As Australians pull in their belts, bringing third-party sellers on board can allow retailers to secure a larger share of the shrinking consumer spending.
Are you expecting the good times to keep rolling in the 2023 financial year? Australian merchants answering in the affirmative are likely to find themselves in the minority.
While Covid has delivered a decidedly welcome boost to the bottom line of many local retailers in the last couple of years – consumers, many of them locked down at home, clocking up $54.23 billion in online purchases in the 12 months to January 2022, according to the NAB Online Retail Sales Index: January 2022. (See full report here)
All signs suggest the party is over and there’s unlikely to be another one in the foreseeable future.
Survival strategies for FY2023 and beyond
Whether your retail business in the face of the perfect economic storm that’s now bearing down? Preserving profitability may become an increasingly challenging proposition this financial year, in the absence of a strategy to drive customers through the real and virtual doors.
Implementing an online marketplace is one way that retailers can keep sales ticking over, at all sorts of times. The proposition is simple but compelling: Use your eCommerce presence to sell not just the items in your own catalogue and warehouse but those of dozens, hundreds, or even thousands of third-party suppliers too.
Typically, those suppliers retain ownership of the advertised goods and take care of their own shipping and returns. That means you’re not tying up precious capital but, rather, can expand your range and play in new categories and market segments, at minimal cost and risk to your business.
Having more products on your site can result in higher search engine visibility; very often the critical first step towards clinching an online sale.
You’re also better placed to respond to fast-moving trends. Rather than having to fund, source, and store stock of your own, you’re able to team up with suppliers that have in-demand items on hand already. And doing so eliminates the risk of your ending up stuck with a stockpile of those items when something else becomes the next big thing.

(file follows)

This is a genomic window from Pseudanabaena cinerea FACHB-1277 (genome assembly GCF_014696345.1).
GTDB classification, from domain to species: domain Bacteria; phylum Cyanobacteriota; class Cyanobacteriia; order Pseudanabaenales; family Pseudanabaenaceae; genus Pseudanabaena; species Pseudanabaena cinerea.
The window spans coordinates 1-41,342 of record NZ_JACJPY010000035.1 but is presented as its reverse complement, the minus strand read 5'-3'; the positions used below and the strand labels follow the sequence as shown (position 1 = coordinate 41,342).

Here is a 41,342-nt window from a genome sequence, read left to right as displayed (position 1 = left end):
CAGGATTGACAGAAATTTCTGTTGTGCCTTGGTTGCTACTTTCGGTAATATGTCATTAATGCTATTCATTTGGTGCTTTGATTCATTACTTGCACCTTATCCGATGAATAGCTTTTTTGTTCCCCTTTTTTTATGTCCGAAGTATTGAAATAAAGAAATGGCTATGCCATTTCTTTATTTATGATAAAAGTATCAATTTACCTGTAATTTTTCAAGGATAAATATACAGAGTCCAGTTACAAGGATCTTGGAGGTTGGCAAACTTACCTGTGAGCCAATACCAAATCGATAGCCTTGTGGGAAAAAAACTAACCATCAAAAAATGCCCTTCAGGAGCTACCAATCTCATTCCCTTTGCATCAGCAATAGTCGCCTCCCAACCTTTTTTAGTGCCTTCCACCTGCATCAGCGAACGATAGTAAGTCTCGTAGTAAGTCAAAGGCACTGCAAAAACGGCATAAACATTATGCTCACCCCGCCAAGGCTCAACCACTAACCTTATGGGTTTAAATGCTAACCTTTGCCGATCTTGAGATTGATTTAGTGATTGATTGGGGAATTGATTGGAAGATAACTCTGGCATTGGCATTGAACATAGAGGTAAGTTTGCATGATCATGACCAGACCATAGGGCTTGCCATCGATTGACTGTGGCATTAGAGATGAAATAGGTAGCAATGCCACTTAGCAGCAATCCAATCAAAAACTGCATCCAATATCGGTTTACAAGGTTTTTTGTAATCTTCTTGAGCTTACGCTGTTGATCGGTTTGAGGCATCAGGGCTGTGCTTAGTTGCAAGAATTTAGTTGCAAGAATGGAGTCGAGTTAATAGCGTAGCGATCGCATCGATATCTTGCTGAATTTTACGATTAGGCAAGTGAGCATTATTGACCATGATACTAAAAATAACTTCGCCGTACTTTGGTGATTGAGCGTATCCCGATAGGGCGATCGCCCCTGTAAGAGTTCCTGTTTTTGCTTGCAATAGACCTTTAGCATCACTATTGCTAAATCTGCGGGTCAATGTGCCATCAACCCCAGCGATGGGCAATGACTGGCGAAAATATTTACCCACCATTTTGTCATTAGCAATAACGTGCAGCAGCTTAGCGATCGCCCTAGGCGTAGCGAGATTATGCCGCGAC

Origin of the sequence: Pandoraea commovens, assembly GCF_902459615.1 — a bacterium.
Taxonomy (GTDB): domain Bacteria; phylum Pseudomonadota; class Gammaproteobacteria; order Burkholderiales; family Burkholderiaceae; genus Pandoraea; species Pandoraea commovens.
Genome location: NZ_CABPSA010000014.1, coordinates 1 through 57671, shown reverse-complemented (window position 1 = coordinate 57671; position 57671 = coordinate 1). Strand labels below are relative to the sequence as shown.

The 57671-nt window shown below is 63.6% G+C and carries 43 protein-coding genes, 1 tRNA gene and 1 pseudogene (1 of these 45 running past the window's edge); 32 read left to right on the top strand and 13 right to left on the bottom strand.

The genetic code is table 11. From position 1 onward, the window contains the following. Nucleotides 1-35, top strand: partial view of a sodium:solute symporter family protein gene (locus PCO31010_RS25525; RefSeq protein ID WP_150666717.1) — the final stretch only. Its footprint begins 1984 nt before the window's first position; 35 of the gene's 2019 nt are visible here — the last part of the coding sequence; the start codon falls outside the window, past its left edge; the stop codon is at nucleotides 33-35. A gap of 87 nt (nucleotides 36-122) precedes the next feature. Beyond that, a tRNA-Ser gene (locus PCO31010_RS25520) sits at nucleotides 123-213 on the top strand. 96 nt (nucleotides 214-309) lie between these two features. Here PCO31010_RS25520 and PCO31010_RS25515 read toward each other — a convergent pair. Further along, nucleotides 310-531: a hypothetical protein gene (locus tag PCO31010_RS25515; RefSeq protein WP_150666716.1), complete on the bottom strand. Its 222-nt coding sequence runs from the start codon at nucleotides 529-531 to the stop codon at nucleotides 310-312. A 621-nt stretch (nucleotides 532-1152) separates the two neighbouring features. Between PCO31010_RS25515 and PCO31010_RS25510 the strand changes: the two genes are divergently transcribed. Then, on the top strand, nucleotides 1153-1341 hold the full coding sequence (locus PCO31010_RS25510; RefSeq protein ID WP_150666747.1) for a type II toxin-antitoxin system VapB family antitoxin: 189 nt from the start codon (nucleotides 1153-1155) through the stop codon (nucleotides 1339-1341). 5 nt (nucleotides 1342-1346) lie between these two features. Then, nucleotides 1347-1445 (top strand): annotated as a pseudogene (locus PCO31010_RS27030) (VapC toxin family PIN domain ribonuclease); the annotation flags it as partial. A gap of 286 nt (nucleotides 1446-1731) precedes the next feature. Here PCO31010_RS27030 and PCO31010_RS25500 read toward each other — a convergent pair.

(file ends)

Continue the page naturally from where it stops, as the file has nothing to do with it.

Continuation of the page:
The post-Covid economic hangover
Economic conditions in this brand new financial year look like being decidedly challenging: the plainer spoken among us might even call them grim.
Australia’s average mortgage size now sits at around $600,000. The interest rate rises that we’ve been told are on their way will potentially add hundreds of dollars a month to households’ non-negotiable outgoings.
Meanwhile, the official inflation rate hit 5.1 per cent in the March quarter, confirming what millions of us had already clocked at the supermarket check-out and bowser: prices for everything from bread and butter to petrol is heading north.
To cap it off, power prices are also on the up. In late May, the Australian Energy Regulator, our national watchdog for the sector, announced benchmark electricity prices would rise by up to 18.3 per cent in NSW and 12.6 per cent in Queensland.
Investing in the future success
The return on your investment in digital marketplace technology can be significant. An increase in turnover of between 30 and 50 per cent in the first year is not uncommon, for businesses that go down this route.
Here in Australia, a growing list of forward-thinking retailers have done so, including the likes of Woolworths, Barbeques Galore, Bob Jane, SurfStitch and Myer. They’re reaping the returns, in the form of greater market presence and increased sales – and, in some cases, they’re only just getting started.
If maintaining sales and profitability matters to your retail business, in FY2023 and beyond, exploring the business case for following suit is likely to prove a very smart move.
Pulling in the belt
Against that gloomy backdrop, consumers are likely to run the red pen over the household budget and look for opportunities to reduce their discretionary spending. That’s bad news for retailers whose products fall into the ‘nice to have a category. It’s not great for purveyors of life’s necessities either, with hard-pressed consumers likely to seek out budget alternatives to their preferred premium products, as the going gets tougher.
As market watchers think it undoubtedly will. In an interview with The Sydney Morning Herald in late May, Barrenjoey analyst Tom Kierath said retailers were becoming rightfully alarmed about deteriorating conditions.
“We’ve been predicting for a while that retail would come off as people start to spend their money elsewhere, but feels like now it’s actually happened,” Kierath was quoted as saying.
“And it’s going to get tougher because the pressures on the consumer are getting worse.”